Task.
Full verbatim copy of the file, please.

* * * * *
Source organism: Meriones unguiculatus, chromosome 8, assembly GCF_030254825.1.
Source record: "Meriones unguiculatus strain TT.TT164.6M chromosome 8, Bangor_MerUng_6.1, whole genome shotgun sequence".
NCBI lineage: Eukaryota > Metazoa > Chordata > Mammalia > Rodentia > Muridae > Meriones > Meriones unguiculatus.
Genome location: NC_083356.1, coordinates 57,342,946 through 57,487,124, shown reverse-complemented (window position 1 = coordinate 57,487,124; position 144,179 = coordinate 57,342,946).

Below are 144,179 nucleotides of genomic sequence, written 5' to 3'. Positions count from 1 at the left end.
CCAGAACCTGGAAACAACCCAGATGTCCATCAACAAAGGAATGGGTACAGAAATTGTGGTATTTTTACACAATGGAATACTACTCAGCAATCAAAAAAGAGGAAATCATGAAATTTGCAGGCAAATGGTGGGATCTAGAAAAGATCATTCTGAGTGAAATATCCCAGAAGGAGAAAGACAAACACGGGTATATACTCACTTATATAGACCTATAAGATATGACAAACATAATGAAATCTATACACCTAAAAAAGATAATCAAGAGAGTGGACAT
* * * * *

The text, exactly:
Source organism: Meriones unguiculatus, chromosome 8, assembly GCF_030254825.1.
Source record: "Meriones unguiculatus strain TT.TT164.6M chromosome 8, Bangor_MerUng_6.1, whole genome shotgun sequence".
NCBI lineage: Eukaryota > Metazoa > Chordata > Mammalia > Rodentia > Muridae > Meriones > Meriones unguiculatus.
Genome location: NC_083356.1, coordinates 57,342,946 through 57,487,124, shown reverse-complemented (window position 1 = coordinate 57,487,124; position 144,179 = coordinate 57,342,946).

Below are 144,179 nucleotides of genomic sequence, written 5' to 3'. Positions count from 1 at the left end.
CCAGAACCTGGAAACAACCCAGATGTCCATCAACAAAGGAATGGGTACAGAAATTGTGGTATTTTTACACAATGGAATACTACTCAGCAATCAAAAAAGAGGAAATCATGAAATTTGCAGGCAAATGGTGGGATCTAGAAAAGATCATTCTGAGTGAAATATCCCAGAAGGAGAAAGACAAACACGGGTATATACTCACTTATATAGACCTATAAGATATGACAAACATAATGAAATCTATACACCTAAAAAAGATAATCAAGAGAGTGGACAT